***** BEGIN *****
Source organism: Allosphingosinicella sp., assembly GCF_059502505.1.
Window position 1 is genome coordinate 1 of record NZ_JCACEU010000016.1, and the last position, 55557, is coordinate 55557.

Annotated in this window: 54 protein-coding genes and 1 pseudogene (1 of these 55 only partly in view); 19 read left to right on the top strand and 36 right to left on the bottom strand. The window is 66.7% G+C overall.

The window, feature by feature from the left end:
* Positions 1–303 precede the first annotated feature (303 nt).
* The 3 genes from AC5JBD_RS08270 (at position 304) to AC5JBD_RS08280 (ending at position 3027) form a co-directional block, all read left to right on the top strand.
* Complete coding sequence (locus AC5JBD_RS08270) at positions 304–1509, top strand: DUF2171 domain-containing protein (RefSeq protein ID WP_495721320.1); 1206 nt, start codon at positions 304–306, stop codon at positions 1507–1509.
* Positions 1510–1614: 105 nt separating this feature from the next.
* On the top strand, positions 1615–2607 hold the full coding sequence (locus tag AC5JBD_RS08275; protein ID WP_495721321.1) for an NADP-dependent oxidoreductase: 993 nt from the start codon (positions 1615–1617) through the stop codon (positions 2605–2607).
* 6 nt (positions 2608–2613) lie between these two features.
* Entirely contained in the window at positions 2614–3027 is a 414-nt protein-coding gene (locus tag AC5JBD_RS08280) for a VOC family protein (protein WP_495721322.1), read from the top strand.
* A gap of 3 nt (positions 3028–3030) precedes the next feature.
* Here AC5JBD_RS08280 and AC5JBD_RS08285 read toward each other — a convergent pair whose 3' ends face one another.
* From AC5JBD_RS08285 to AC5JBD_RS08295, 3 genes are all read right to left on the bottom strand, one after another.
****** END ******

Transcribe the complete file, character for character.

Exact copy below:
Source organism: Allosphingosinicella sp., assembly GCF_059502505.1.
Window position 1 is genome coordinate 1 of record NZ_JCACEU010000016.1, and the last position, 55557, is coordinate 55557.

Annotated in this window: 54 protein-coding genes and 1 pseudogene (1 of these 55 only partly in view); 19 read left to right on the top strand and 36 right to left on the bottom strand. The window is 66.7% G+C overall.

The window, feature by feature from the left end:
* Positions 1–303 precede the first annotated feature (303 nt).
* The 3 genes from AC5JBD_RS08270 (at position 304) to AC5JBD_RS08280 (ending at position 3027) form a co-directional block, all read left to right on the top strand.
* Complete coding sequence (locus AC5JBD_RS08270) at positions 304–1509, top strand: DUF2171 domain-containing protein (RefSeq protein ID WP_495721320.1); 1206 nt, start codon at positions 304–306, stop codon at positions 1507–1509.
* Positions 1510–1614: 105 nt separating this feature from the next.
* On the top strand, positions 1615–2607 hold the full coding sequence (locus tag AC5JBD_RS08275; protein ID WP_495721321.1) for an NADP-dependent oxidoreductase: 993 nt from the start codon (positions 1615–1617) through the stop codon (positions 2605–2607).
* 6 nt (positions 2608–2613) lie between these two features.
* Entirely contained in the window at positions 2614–3027 is a 414-nt protein-coding gene (locus tag AC5JBD_RS08280) for a VOC family protein (protein WP_495721322.1), read from the top strand.
* A gap of 3 nt (positions 3028–3030) precedes the next feature.
* Here AC5JBD_RS08280 and AC5JBD_RS08285 read toward each other — a convergent pair whose 3' ends face one another.
* From AC5JBD_RS08285 to AC5JBD_RS08295, 3 genes are all read right to left on the bottom strand, one after another.